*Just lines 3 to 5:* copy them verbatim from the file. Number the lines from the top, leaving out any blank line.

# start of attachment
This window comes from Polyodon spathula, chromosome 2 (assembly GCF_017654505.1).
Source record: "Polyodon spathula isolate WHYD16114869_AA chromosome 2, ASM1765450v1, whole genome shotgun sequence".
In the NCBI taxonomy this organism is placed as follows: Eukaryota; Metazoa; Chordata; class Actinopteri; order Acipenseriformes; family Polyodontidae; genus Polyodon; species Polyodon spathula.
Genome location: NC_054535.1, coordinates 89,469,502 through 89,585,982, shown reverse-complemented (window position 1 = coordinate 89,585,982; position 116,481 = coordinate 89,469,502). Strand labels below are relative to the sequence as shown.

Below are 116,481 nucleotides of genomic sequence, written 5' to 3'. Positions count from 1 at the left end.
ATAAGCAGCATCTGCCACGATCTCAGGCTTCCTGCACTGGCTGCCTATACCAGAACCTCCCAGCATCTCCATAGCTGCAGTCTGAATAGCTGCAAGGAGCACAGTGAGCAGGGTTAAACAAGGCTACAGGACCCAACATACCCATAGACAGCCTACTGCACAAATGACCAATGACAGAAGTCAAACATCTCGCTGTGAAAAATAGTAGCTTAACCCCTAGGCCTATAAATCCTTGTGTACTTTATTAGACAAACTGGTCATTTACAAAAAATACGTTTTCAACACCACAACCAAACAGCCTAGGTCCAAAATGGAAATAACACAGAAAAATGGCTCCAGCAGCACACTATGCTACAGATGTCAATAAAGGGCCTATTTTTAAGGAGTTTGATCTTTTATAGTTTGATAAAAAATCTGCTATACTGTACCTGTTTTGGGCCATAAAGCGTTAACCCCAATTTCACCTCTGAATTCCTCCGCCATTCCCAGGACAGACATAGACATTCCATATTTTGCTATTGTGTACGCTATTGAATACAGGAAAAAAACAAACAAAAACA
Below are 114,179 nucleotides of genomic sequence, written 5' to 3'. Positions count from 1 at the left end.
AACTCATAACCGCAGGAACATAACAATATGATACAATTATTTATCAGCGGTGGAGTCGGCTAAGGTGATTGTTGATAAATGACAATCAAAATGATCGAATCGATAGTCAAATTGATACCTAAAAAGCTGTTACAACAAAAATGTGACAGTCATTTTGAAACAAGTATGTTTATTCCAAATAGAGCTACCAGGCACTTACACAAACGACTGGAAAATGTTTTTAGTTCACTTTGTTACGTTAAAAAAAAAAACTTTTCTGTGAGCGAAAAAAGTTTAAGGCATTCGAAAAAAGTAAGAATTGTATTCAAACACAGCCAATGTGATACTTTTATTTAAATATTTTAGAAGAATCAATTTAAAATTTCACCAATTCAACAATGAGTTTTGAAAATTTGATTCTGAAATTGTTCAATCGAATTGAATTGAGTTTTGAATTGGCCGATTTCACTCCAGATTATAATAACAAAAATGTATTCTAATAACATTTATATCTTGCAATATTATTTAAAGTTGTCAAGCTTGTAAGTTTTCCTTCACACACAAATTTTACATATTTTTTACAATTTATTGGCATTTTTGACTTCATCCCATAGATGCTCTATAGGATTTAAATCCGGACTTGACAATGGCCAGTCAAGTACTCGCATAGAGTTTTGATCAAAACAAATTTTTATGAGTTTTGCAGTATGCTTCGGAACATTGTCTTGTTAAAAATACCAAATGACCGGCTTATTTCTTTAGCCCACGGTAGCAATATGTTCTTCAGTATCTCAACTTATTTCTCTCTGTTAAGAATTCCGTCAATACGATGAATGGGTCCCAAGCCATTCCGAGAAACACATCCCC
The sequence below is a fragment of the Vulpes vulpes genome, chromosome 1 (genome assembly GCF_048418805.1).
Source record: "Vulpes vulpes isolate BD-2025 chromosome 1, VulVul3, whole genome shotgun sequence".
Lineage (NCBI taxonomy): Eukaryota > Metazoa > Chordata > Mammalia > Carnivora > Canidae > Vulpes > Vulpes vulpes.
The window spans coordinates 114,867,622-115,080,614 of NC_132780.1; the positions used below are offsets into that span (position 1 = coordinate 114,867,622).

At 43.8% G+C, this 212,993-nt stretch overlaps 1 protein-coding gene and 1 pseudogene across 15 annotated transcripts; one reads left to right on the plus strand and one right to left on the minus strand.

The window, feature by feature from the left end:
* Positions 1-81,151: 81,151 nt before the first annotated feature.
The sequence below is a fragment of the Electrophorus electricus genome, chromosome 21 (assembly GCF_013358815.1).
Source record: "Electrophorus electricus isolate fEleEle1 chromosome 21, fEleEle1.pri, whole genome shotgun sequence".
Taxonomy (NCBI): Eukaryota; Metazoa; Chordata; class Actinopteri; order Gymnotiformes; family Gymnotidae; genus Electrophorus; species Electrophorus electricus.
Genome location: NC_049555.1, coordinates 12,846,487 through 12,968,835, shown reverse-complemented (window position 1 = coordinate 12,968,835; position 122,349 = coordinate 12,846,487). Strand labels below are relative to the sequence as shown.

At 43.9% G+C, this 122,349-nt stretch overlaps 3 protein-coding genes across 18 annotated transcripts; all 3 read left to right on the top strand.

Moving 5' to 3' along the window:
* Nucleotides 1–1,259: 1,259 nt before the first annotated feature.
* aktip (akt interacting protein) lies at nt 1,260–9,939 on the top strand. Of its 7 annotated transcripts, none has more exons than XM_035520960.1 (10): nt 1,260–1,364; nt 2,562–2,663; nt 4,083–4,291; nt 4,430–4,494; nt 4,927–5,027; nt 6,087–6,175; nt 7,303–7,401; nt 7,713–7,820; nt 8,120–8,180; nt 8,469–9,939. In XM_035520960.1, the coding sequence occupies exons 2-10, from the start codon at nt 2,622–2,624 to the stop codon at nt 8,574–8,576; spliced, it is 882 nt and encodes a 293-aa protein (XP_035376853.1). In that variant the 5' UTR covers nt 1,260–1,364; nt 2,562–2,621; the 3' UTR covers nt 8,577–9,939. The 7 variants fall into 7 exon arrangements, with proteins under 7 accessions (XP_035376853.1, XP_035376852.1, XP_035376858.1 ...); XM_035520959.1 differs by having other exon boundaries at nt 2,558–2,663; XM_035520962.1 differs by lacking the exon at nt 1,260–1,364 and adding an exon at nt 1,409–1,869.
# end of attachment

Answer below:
In the NCBI taxonomy this organism is placed as follows: Eukaryota; Metazoa; Chordata; class Actinopteri; order Acipenseriformes; family Polyodontidae; genus Polyodon; species Polyodon spathula.
Genome location: NC_054535.1, coordinates 89,469,502 through 89,585,982, shown reverse-complemented (window position 1 = coordinate 89,585,982; position 116,481 = coordinate 89,469,502). Strand labels below are relative to the sequence as shown.

Below are 116,481 nucleotides of genomic sequence, written 5' to 3'. Positions count from 1 at the left end.